Loyalty Lessons

| April 01, 2006

Recently at the MURTEC conference, Hospitality Technology magazine hosted a panel discussion on loyalty and gift card programs. At a time when fewer than 38% of restaurant operators have a loyalty program, the session proved that some of the most innovative loyalty programs are coming from small restaurant companies.

Participating in the panel were Alex Birnbaum, senior director of IT at Gordon Biersch Restaurant Group's brewery, Matthew Calabrese controller at Nick's Pizza and Pub, a family-style pub and Eric Spitz, president and co-CEO of Know Fat Franchise Company, a quick service health-food restaurant with co-located retail operations. The following transcript is a condensed and edited version of the panel discussion. To hear the original and unedited session in its entirety, including the audience question and answer, go to htmagazine.com and download the HT Podcast Series, Vol. 1: Loyalty Lessons.

Hospitality Technology: According to the findings of the latest Restaurant Industry Technology Study, most restaurants collect very little data about their guests. What do you know about your guests?

Matt Calabrese: We collect names, addresses, email address, birthdays, anniversary dates. We use Aloha eFrequency (radiantsystems.com) to offer different types of rewards to the 14,000 members of our loyalty program. We can offer specific rewards if guests come in the week of their birthday or anniversary. We track where the guests are coming from, how often they come, what food they are eating and what beverages they are drinking, which is far more valuable than having a marketing consultant talk to 50 guests.

Eric Spitz: We only collect a small amount of information including name, address, phone number, birthday and email address. In addition to being a restaurant, each of our units houses a retail store that drives 35 to 40 percent of the volume into the store. The important part of that is we use the data on an individual consumer level to understand who that consumer is by what they are buying.

Alex Birnbaum: Gordon Biersch loyalty program has been around since 1988. It started out with people filling out cards and sticking them in a fishbowl for free lunches to see who our customers were. We brought that all the way forward into the 21st century with online email campaigns and we now have 100,000 email addresses. We ask for name, address, phone number and email from our loyalty customers, but we are still collecting that information physically on a card as well. One of the things we have been dealing with lately is how to collate the information and make it all useful. Our loyalty program has 15,000 members, but we have email addresses in the loyalty program in one place, another database with loyalty information elsewhere and gift card information in yet a third place.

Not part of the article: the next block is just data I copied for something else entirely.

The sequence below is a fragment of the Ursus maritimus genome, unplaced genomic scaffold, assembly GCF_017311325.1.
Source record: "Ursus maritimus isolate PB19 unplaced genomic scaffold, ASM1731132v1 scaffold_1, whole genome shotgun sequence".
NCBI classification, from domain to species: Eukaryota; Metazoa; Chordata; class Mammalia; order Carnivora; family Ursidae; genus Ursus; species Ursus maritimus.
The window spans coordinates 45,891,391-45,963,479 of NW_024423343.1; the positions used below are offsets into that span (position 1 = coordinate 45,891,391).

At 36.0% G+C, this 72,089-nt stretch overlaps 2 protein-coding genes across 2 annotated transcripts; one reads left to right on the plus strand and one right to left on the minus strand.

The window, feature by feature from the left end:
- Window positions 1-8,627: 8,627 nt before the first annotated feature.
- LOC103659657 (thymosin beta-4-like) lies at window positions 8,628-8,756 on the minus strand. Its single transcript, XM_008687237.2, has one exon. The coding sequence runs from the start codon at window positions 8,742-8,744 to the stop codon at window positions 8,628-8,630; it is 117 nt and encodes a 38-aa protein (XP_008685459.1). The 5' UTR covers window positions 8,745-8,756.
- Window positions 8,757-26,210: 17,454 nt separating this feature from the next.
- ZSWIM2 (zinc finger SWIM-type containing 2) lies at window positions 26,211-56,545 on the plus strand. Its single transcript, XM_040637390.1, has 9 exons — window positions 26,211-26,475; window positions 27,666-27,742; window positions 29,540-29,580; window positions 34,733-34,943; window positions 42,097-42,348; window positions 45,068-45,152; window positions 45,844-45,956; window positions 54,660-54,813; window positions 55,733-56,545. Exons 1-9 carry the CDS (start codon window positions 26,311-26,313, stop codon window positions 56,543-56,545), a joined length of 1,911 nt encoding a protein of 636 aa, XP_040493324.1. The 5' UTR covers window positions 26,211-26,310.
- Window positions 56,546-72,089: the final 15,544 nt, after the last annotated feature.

HT: Alex, Gordon Biersch is in the process of changing its loyalty program a little bit. Can you tell us about its current set up and where you would like it to go?

Alex: We currently have a closed point-based system. Members accrue points and automatically get a coupon. The initial program is you buy in for $20, and on your first visit we give you a $20 coupon back, so it is a buy in and a bounce back program right off the bat. After that point you accrue 350 points and receive a $25 gift certificate. It is easy to understand, relatively easy to manage, but we found that it wasn't really inspiring people.
What we have decided to do is go to an open points-based system, meaning you can accrue points towards a reward. The real interest here is, we think as a brand we can offer people things that are not common. A $25 gift certificate is nice, but we can offer people something like a brewers dinner for 3000 points. By moving to an open system, we are hoping to reenergize that loyalty base and have more people who are willing to buy into it.

HT: Eric, why does KnowFat! push guests toward the retail side?

Eric: Frankly, because we believe that this is the core unique element that we have in our business. We have a restaurant that drives 500-700 consumers a day through it, and we have a retail channel that is notoriously undershopped, and we believe that the main reason is that people don't know what they should be buying or are intimidated.

We break down that barrier automatically. It is a natural goal to attempt what we call conversion with every customer. Right now we are converting one in five customers to the retail side. Our aim is to double or triple that. There is no limit to how much retail we can sell. In a traditional restaurant, there is a limit to how many people you can drive through your restaurant. There is no limit in retail. If you are going to push something, that is what we want to push. We feel that we have a great restaurant business and the challenge is to get this conversion up to a point where it is really singing.